Police don't need a warrant to run the plate on your car if you drive past them because it is plainly visible. How is a face different except you have the legal option to cover your face if you want but not the right to obscure your license plate.


One difference is that when the police get your plate number, there is a high probability of them reading it correctly.  With facial recognition, there is a high margin of error.  While facial recognition is pretty reliable under perfect conditions (e.g comparing a passport photo to a file picture), the accuracy drops off dramatically under less than perfect conditions, such as with images from surveillance cameras. 



#7 xlurkr

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Posted 10 September 2020 - 10:24 PM

Another difference is that you can choose to own and register a car, or not.  If you choose to do so, you are subject to a whole bunch of additional laws that govern ownership and usage.

 

You can't choose not to look like how you look.  At any given time, that is.

 

-Tom



#8 pvrfan

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Posted 11 September 2020 - 06:52 AM

Facial recognition is scary!

 

Some testers report initial trials can detect sexual preference, criminal attitude thinking, and various other aspects with alarming accuracy in testing done by those involved.

 

Here come the "invasion of privacy" protests once the masses discover some of these capabilities.

 

 

Source?



#9 upstatemike

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Posted 11 September 2020 - 07:34 AM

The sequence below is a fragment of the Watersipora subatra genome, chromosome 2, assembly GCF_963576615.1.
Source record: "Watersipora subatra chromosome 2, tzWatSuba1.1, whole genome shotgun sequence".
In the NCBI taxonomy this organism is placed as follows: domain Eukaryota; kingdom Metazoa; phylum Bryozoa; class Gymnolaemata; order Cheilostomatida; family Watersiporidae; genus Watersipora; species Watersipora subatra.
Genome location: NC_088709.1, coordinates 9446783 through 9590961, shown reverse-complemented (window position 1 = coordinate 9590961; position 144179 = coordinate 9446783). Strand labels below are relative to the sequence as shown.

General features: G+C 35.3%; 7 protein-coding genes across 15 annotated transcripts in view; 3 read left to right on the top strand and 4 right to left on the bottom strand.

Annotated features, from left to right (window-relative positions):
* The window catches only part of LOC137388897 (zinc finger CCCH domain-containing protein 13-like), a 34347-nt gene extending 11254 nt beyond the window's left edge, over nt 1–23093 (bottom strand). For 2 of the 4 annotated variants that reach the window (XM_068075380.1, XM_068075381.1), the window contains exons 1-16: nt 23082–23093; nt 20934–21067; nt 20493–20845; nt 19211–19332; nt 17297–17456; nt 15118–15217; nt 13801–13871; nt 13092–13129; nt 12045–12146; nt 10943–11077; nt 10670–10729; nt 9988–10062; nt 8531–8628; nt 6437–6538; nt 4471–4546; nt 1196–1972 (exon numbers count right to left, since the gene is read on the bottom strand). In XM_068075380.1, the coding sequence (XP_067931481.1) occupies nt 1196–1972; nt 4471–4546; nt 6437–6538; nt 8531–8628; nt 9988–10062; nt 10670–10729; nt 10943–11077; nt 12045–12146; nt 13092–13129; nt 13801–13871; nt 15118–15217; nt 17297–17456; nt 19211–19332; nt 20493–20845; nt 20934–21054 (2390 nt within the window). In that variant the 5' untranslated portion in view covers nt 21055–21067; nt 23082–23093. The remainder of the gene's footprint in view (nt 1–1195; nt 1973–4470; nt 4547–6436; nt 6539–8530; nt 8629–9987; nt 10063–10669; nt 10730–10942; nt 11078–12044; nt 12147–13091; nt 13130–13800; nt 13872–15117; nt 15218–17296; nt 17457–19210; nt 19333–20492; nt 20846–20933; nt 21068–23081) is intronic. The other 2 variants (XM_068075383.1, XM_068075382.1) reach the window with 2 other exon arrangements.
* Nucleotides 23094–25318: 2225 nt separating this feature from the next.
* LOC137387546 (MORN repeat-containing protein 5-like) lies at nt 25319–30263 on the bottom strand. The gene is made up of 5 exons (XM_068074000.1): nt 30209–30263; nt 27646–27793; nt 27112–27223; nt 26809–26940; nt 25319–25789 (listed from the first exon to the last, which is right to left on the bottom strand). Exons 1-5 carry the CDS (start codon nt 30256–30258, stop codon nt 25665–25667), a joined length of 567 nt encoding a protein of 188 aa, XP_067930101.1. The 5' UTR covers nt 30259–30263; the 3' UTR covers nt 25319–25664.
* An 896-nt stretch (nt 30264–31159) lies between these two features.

Another difference is that you can choose to own and register a car, or not.  If you choose to do so, you are subject to a whole bunch of additional laws that govern ownership and usage.

 

You can't choose not to look like how you look.  At any given time, that is.

 

-Tom

 

Unless you live in Los Angeles or some other place where not owning a vehicle is so impractical you really don't have a choice.

 

You can choose not to look how you look by wearing a mask... fortunately that is the current fashion anyway.



#10 upstatemike

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Posted 11 September 2020 - 07:40 AM


One difference is that when the police get your plate number, there is a high probability of them reading it correctly.  With facial recognition, there is a high margin of error.  While facial recognition is pretty reliable under perfect conditions (e.g comparing a passport photo to a file picture), the accuracy drops off dramatically under less than perfect conditions, such as with images from surveillance cameras. 

But if it is not accurate then the person who gets violated is the one who was incorrectly identified from my facial photo, not me from having my face analyzed without my permission. (Not supporting the police state, just exploring the obstacles in trying to challenge it.)



#11 RAL

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Posted 11 September 2020 - 12:17 PM

But if it is not accurate then the person who gets violated is the one who was incorrectly identified from my facial photo, not me from having my face analyzed without my permission. (Not supporting the police state, just exploring the obstacles in trying to challenge it.)

I'm not sure I follow who is the bad guy and who is the innocent victim in your example, since you used my/me for both.


But how about the case where a surveillance camera that observes you walking down the street incorrectly identifies you as a criminal or terrorist, and the next thing you know you are being dragged off by the police?



#12 upstatemike

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Posted 11 September 2020 - 03:38 PM

I'm not sure I follow who is the bad guy and who is the innocent victim in your example, since you used my/me for both.